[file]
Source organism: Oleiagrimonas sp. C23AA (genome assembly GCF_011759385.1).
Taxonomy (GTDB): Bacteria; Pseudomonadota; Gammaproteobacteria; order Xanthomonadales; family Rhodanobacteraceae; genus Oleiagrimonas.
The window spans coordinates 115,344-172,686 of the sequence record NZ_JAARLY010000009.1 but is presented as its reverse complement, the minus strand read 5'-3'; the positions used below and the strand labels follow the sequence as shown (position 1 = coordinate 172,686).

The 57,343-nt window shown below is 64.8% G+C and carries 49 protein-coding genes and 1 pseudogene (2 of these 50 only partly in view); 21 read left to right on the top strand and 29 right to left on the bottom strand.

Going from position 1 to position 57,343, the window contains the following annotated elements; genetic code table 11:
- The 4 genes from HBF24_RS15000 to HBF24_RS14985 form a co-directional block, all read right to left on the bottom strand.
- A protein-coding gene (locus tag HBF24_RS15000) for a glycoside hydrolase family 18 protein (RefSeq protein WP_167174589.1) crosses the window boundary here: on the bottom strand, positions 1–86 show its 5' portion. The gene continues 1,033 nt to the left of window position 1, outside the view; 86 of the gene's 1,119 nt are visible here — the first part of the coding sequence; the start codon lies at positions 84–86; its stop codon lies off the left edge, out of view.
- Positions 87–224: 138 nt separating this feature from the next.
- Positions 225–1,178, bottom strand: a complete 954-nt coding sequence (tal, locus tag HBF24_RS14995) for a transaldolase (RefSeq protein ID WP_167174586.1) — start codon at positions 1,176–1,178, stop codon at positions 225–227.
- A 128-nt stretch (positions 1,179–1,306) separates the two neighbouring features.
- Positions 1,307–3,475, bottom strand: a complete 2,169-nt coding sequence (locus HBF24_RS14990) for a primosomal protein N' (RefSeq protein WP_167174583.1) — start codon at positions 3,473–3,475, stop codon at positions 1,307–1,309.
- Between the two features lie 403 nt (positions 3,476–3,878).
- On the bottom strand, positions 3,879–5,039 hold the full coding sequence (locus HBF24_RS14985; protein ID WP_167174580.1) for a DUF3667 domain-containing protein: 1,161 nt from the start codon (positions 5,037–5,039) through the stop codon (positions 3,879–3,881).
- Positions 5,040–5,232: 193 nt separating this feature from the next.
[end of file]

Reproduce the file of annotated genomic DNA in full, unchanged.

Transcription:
Source organism: Oleiagrimonas sp. C23AA (genome assembly GCF_011759385.1).
Taxonomy (GTDB): Bacteria; Pseudomonadota; Gammaproteobacteria; order Xanthomonadales; family Rhodanobacteraceae; genus Oleiagrimonas.
The window spans coordinates 115,344-172,686 of the sequence record NZ_JAARLY010000009.1 but is presented as its reverse complement, the minus strand read 5'-3'; the positions used below and the strand labels follow the sequence as shown (position 1 = coordinate 172,686).

The 57,343-nt window shown below is 64.8% G+C and carries 49 protein-coding genes and 1 pseudogene (2 of these 50 only partly in view); 21 read left to right on the top strand and 29 right to left on the bottom strand.

Going from position 1 to position 57,343, the window contains the following annotated elements; genetic code table 11:
- The 4 genes from HBF24_RS15000 to HBF24_RS14985 form a co-directional block, all read right to left on the bottom strand.
- A protein-coding gene (locus tag HBF24_RS15000) for a glycoside hydrolase family 18 protein (RefSeq protein WP_167174589.1) crosses the window boundary here: on the bottom strand, positions 1–86 show its 5' portion. The gene continues 1,033 nt to the left of window position 1, outside the view; 86 of the gene's 1,119 nt are visible here — the first part of the coding sequence; the start codon lies at positions 84–86; its stop codon lies off the left edge, out of view.
- Positions 87–224: 138 nt separating this feature from the next.
- Positions 225–1,178, bottom strand: a complete 954-nt coding sequence (tal, locus tag HBF24_RS14995) for a transaldolase (RefSeq protein ID WP_167174586.1) — start codon at positions 1,176–1,178, stop codon at positions 225–227.
- A 128-nt stretch (positions 1,179–1,306) separates the two neighbouring features.
- Positions 1,307–3,475, bottom strand: a complete 2,169-nt coding sequence (locus HBF24_RS14990) for a primosomal protein N' (RefSeq protein WP_167174583.1) — start codon at positions 3,473–3,475, stop codon at positions 1,307–1,309.
- Between the two features lie 403 nt (positions 3,476–3,878).
- On the bottom strand, positions 3,879–5,039 hold the full coding sequence (locus HBF24_RS14985; protein ID WP_167174580.1) for a DUF3667 domain-containing protein: 1,161 nt from the start codon (positions 5,037–5,039) through the stop codon (positions 3,879–3,881).
- Positions 5,040–5,232: 193 nt separating this feature from the next.